June 26, 2020 Reading Time: 3 minutes
federal reserve building, chicago

When members of Congress asked the Federal Reserve to provide emergency loans to nonbank companies, they did not like the response. “The Federal Reserve would be extremely reluctant to extend credit,” the Fed chair said. “Questions of industrial policy are best resolved by Congress.”

Of course, that was not current Fed Chair Jerome Powell. It was former Chair Ben Bernanke.

During the 2008 financial crisis, politicians pressured the Fed to extend emergency loans to failing US automakers, particularly General Motors (GM). Although section 13(3) of the Federal Reserve Act does authorize the Fed to lend to nonbank companies in times of “unusual and exigent circumstances,” such powers are granted with the intent of protecting the financial system by providing assistance only to businesses with direct ties to struggling US banks.

In response to this pressure, Chair Bernanke wrote a letter to the Congress advising against the Fed’s involvement in lending to nonbank companies. The Fed would be reluctant, he said, to extend credit to automakers such as GM. Such actions, “would take us into distinctly new realms of policymaking,” Bernanke warned. “It would raise the question as to whether the Federal Reserve should be involved in industrial policy, which has traditionally been outside the range of our responsibilities.”

Bernanke’s 2015 memoir similarly recalls the events: “Members of Congress called on the Fed to lend to the auto companies. We were extremely reluctant.” At Bernanke’s behest, Fed officials resisted demands by Congress to expand the scope of their activities. Instead, they limited their actions to those commensurate with the goals and objectives of a prudent central bank. “We believed that, consistent with the Fed’s original purpose, we should focus our efforts on the financial panic.” After all, the Fed has no particular advantage in the area of industrial policy. “We were hardly the right agency to oversee the restructuring of a sprawling manufacturing industry, an area in which we had little or no expertise.”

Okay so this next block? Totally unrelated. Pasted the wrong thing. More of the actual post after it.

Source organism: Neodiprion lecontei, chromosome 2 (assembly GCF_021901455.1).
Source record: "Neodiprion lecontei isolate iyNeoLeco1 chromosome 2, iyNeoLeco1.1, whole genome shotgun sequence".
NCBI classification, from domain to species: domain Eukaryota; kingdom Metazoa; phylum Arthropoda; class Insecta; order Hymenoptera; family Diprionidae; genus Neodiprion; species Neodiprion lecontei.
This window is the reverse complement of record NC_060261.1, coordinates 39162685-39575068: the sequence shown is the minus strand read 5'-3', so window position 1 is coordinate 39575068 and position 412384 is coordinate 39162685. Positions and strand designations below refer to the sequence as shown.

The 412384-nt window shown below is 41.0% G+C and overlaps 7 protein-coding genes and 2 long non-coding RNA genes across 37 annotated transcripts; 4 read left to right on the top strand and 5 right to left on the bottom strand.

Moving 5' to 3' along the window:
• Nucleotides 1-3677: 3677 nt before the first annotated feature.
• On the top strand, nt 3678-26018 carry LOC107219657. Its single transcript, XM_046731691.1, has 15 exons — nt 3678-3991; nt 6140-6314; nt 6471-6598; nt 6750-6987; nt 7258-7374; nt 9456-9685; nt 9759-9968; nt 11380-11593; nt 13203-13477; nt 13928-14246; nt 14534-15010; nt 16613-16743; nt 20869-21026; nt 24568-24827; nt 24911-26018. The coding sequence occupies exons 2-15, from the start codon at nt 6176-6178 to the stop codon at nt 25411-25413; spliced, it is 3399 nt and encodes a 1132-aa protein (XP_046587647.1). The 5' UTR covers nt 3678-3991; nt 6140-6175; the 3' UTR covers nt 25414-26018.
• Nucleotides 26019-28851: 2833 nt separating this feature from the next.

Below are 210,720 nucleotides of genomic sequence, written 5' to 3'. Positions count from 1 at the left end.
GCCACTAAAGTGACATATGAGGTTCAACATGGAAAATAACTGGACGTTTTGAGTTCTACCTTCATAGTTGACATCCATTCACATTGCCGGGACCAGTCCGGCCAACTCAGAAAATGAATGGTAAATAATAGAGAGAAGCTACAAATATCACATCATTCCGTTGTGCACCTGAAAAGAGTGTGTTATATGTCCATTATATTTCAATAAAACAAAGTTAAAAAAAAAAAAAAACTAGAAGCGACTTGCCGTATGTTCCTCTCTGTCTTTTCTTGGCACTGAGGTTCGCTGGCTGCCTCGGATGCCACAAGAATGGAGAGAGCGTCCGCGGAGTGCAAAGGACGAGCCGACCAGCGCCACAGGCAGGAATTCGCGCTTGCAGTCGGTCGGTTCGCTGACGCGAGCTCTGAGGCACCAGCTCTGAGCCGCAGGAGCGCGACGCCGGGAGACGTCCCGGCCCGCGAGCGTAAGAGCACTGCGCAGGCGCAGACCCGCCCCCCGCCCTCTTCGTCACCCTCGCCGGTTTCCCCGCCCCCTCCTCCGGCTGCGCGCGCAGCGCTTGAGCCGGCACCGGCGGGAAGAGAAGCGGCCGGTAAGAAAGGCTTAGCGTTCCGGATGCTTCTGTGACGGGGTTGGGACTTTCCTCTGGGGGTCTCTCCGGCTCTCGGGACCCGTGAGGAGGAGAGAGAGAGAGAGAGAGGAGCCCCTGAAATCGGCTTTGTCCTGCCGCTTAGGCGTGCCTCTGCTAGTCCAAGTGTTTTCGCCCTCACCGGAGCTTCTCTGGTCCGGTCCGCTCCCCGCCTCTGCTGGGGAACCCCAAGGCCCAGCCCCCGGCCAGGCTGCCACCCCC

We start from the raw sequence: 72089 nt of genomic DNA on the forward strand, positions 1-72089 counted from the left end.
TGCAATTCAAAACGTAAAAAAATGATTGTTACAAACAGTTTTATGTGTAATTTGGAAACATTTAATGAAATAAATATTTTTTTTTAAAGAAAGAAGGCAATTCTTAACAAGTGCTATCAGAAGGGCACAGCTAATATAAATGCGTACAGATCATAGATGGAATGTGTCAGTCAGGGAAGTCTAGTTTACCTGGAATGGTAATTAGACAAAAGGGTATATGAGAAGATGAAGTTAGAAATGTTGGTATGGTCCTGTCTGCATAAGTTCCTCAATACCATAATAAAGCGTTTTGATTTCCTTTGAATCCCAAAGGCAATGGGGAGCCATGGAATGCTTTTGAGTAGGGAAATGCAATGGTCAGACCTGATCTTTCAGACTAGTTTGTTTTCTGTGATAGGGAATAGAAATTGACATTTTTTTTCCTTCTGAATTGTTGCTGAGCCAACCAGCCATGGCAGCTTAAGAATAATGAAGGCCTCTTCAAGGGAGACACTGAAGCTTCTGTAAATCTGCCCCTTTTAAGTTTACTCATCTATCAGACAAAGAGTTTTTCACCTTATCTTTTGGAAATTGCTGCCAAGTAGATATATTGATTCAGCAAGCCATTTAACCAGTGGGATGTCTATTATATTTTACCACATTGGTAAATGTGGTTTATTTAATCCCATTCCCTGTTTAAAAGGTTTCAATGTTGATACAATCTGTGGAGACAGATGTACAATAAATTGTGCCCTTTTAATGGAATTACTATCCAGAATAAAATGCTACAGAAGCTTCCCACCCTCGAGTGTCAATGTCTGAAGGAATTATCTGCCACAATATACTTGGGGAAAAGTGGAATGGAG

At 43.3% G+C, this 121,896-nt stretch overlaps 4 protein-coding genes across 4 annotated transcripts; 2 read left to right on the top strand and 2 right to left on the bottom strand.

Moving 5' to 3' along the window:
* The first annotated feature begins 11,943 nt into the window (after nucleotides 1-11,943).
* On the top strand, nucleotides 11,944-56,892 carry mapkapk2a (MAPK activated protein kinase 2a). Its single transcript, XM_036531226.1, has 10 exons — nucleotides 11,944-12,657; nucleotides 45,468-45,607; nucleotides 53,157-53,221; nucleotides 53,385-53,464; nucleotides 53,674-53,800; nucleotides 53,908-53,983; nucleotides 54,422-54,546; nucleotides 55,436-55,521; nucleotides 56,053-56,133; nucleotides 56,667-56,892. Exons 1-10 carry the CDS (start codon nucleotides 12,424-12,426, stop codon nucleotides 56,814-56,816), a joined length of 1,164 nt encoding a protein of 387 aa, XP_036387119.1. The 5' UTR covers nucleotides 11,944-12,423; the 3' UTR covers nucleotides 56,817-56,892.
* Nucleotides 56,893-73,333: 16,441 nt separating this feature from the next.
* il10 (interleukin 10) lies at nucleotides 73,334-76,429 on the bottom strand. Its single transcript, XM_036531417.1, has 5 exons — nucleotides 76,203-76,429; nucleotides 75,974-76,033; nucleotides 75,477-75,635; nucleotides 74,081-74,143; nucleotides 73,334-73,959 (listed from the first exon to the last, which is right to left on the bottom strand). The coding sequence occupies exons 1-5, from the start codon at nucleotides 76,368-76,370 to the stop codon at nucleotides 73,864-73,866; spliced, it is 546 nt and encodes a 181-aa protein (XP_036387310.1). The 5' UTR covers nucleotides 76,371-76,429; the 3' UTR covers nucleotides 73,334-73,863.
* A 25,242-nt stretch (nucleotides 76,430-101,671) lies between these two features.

Central banks tend to avoid targeted policies that, in effect, require picking winners and losers by subsidizing specific industries or companies. Bernanke believed such policies should be enacted by voters through their Congressional representatives, not by an independent agency like the Fed. As his letter describes, these policies “require balancing political and social priorities about the shape and desirability of involvement by domestic companies in specific industries.”

Entanglement in political decisions can also threaten the Fed’s independence. On this issue, four former Fed chairs, including Bernanke, agree: “The economy functions best when the central bank is free of short-term political pressures.”

The Fed has not been sufficiently reluctant, however, in its response to the coronavirus crisis and lockdown. It has far surpassed its normal activities, even those of 2008. It has agreed to lend to a broad range of businesses rather than limiting its role to supporting the financial system. The Fed’s Main Street Lending Program (MSLP) will purchase the loans that banks make to small and medium-sized businesses. The Secondary Market Corporate Credit Facility (SMCCF) purchases corporate bonds in the open market, while the Primary Market Corporate Credit Facility (PMCCF) makes loans to large corporations directly. Such activities were previously outside the Fed’s authority, but Congress granted the Fed these new powers in the Coronavirus Aid, Relief, and Economic Security (CARES) Act.

As they did for GM, members of Congress are again pressuring the Fed to go beyond its stated objectives by lending to nonbank companies. The CARES Act allows such actions, but it does not require them. The ultimate decision lies with policymakers at the Fed. How could they resist these new-found powers?

Fed officials should follow the example set by Ben Bernanke. They should be “extremely reluctant” to engage in facilities like the MSLP, SMCCF, and PMCCF. Such programs are “outside the range of [the Fed’s] responsibilities.” They are fiscal policies that “are best resolved by Congress” since they require “balancing political and social priorities.” The Fed has little expertise in these areas and is “hardly the right agency to oversee the restructuring of a sprawling manufacturing industry.”

To help the Fed accomplish its goals and protect its independence, Chair Powell should be a little more reluctant.

Thomas L. Hogan

Thomas L. Hogan, Ph.D., is an Associate Senior Research Fellow at AIER. He was formerly the chief economist for the U.S. Senate Committee on Banking, Housing and Urban Affairs. He has also worked at Rice University’s Baker Institute for Public Policy, Troy University, West Texas A&M University, the Cato Institute, the World Bank, Merrill Lynch’s commodity trading group and for investment firms in the U.S. and Europe. Dr. Hogan’s research has been published in academic journals such as the Journal of Macroeconomics and the Journal of Money, Credit and Banking. He has appeared on programs such as BBC World News, Stossel TV, and Bloomberg Radio and has been quoted by news outlets including CNN Business, American Banker, and the National Review.

Get notified of new articles from Thomas L. Hogan and AIER.